ENVIRONMENT
10/05/2013 09:05 pm ET Updated Dec 06, 2017

Shark Shield Offers Discount To Reunion Island Surfers

TIGER BEACH, BAHAMAS - NOVEMBER 26: ***EXCLUSIVE*** Lemon shark cleaned by shark sucker fish, on November 26, 2008 in Tiger B
TIGER BEACH, BAHAMAS - NOVEMBER 26: ***EXCLUSIVE*** Lemon shark cleaned by shark sucker fish, on November 26, 2008 in Tiger Beach, Bahamas. Shark shepherd Jim Abernathy has spent an incredible 35 years interacting with sharks underwater and BONDED with some of the largest and most fearsome predators ion the seas. The 52-year-old, from Florida, has won the trust of many individual sharks - so much so that they follow him around like meek puppy dogs. He loves the animals so much - spending 320 days a year with them for two decades - that he has even shunned the idea of finding true love with a GIRLFRIEND or WIFE. Using his incredible relationship with sharks he has managed to capture extraordinary close up pictures of the wild predatory fish in their natural habitats in the Bahamas, Mexico and South Africa. During his career he has dived with schools of up to 20 tiger sharks - a species known as one of few man eaters - 24 basking sharks, 70 lemon sharks and a massive 350 Caribbean reef sharks. Other images show him up-close-and-personal with 15foot tiger shark Emma. His new book 'Sharks Up Close' tells the story of the larger sharks of the world and aims to educate about the importance of the animals' conservation from fishing and is available on hardback for £15.75 from Amazon or www.scuba-adventures.com (Photo by Jim Abernethy / Barcroft Media / Getty Images)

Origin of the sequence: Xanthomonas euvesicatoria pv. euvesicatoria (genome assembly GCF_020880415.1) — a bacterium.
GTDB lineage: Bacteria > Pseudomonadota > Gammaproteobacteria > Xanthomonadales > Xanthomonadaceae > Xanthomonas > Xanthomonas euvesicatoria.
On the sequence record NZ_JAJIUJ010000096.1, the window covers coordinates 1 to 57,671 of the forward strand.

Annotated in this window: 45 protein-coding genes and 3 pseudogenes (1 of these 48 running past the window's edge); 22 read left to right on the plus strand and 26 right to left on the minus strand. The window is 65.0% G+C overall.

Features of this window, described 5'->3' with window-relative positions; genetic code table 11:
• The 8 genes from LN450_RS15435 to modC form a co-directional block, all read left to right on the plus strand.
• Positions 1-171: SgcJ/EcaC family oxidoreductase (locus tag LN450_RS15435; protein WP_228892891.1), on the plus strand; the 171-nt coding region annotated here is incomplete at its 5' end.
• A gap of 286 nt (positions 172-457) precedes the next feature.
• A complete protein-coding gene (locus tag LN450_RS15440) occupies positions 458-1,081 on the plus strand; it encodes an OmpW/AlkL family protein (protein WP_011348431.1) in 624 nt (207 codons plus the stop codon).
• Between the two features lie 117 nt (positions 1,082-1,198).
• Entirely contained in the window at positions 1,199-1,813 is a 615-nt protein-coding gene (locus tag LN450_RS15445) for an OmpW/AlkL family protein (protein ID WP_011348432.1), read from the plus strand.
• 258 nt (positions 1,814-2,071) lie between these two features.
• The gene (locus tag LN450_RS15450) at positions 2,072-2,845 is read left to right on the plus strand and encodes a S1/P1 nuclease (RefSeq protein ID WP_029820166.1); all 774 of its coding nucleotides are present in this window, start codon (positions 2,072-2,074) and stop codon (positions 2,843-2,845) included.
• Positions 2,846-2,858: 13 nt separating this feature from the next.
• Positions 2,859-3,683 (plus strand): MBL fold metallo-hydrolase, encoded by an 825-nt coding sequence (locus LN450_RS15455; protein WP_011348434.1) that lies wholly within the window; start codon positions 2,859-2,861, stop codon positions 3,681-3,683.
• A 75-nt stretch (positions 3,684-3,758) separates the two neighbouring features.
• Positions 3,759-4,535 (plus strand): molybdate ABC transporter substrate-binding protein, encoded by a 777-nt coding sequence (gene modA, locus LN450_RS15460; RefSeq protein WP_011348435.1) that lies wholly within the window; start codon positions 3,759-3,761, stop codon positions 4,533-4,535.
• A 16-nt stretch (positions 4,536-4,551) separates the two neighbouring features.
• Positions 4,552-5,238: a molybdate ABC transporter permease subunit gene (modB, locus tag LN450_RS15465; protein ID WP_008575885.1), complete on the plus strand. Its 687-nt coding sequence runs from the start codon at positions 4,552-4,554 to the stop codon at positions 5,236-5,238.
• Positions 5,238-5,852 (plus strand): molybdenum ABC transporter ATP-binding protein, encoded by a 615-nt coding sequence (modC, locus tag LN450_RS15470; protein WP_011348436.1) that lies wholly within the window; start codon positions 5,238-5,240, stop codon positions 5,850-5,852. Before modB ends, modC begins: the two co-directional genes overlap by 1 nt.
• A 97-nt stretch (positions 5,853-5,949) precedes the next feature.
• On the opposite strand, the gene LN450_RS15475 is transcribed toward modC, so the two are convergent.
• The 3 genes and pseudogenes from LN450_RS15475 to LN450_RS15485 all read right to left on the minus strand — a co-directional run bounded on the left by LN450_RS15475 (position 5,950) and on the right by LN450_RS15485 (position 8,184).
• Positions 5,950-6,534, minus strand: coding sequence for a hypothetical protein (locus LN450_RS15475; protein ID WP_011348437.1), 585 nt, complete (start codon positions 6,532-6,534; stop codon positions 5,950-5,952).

When two enormous tiger sharks were trailing Meredith Novack on her record-breaking swim from Lanai to Maui last month, she claimed the only thing that kept her alive was her Shark Shield, a device that uses electric waves to fend off the predators.

Shark Shield shares her confidence. The company announced this week that it will give 30% off its Shark Shield Surf 7 device to the first 300 surfers willing to get back in the shark-infested waters of Reunion Island.

Reunion Island, near Madagascar, banned swimming, body boarding and surfing this summer after suffering 10 shark attacks in two years, three of which were fatal, including the death of a 15-year-old girl and a famous local surfer.

The ban was lifted Oct. 1, and by encouraging surfers to get back in the water using its product, Shark Shield is employing a high-stakes publicity strategy that could either pay off swimmingly or backfire bloodily.

The Shark Shield uses two wave-emitting electrodes that create a protective field around a swimmer, diver or surfer. Sharks have gel-filled sacs called Ampullae of Lorenzini, which they use to sense electrical fields given off by possible prey. When a shark senses the electric wave caused by the Shark Shield, the intense discomfort causes the shark to swim away.

The product comes in three versions, one that attaches to a diver or fisherman’s ankle, another that mounts on a board, and a third specifically designed for military or technical divers.

tiger shark

The company claims that in a 2012 study in South Africa, a seal decoy hanging off a boat caused 16 great white shark breaches. After scientists turned on a Shark Shield, the decoy was used again and no sharks breached.

Along with the swimming and surfing ban, Reunion Island simultaneously implemented a widely-criticized shark culling program, planning to kill 90 sharks in an effort to curb attacks.

Shark Shield sees its product not only as a lifesaver for humans but also for sharks. If the shield can prevent attacks, culling programs will no longer be perceived as a necessary solution to shark attack crises.

The “Surf Any Break Without Intimidation” promotion is only available for the month of October. Surfers can buy the Shark Shield Surf 7 at a discounted rate of $399 on the Shark Shield website by using the promotional code “SURF-REUNION.”

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